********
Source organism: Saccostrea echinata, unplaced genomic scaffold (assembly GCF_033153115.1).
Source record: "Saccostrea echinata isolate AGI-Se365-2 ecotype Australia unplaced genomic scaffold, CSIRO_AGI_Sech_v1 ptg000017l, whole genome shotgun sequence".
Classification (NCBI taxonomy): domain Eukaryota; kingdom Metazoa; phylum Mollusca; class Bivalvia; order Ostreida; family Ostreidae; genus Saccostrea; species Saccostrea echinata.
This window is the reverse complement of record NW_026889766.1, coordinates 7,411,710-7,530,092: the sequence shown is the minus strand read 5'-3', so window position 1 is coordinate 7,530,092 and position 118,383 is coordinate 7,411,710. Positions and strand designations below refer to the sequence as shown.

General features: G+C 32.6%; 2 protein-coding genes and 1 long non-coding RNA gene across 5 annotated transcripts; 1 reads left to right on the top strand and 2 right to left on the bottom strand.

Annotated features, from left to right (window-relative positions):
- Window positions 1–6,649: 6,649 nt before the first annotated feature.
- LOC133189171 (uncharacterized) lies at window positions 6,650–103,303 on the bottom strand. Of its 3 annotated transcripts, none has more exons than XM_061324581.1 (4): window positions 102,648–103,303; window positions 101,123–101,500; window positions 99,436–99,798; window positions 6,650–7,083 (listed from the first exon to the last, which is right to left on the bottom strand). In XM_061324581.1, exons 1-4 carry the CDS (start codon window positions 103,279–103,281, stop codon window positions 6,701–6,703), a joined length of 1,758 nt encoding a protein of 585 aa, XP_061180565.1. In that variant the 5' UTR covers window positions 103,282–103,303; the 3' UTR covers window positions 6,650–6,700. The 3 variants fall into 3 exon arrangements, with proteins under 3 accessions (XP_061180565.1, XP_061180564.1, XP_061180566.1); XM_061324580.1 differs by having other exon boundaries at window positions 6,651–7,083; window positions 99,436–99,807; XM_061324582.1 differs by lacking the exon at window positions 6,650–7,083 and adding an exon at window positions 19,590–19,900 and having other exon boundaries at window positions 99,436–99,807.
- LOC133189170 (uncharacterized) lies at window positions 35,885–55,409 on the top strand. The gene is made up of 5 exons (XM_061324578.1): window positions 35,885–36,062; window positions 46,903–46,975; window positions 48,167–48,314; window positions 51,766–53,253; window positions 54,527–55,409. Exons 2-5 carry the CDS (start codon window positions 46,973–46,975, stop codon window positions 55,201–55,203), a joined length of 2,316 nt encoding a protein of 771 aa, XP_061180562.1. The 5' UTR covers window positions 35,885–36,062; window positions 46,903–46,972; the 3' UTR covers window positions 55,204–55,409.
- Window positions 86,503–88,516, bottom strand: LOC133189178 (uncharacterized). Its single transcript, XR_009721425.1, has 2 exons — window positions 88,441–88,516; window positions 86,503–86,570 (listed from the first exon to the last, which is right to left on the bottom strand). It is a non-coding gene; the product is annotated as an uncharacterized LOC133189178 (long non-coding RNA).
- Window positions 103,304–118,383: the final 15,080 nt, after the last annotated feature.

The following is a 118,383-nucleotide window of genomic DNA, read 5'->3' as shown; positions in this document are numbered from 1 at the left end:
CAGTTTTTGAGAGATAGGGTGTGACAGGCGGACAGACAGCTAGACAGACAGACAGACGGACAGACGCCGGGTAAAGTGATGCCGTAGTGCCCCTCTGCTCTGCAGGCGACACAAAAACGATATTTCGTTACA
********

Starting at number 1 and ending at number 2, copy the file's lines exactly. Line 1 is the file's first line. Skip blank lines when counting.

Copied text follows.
Source organism: Saccostrea echinata, unplaced genomic scaffold (assembly GCF_033153115.1).
Source record: "Saccostrea echinata isolate AGI-Se365-2 ecotype Australia unplaced genomic scaffold, CSIRO_AGI_Sech_v1 ptg000017l, whole genome shotgun sequence".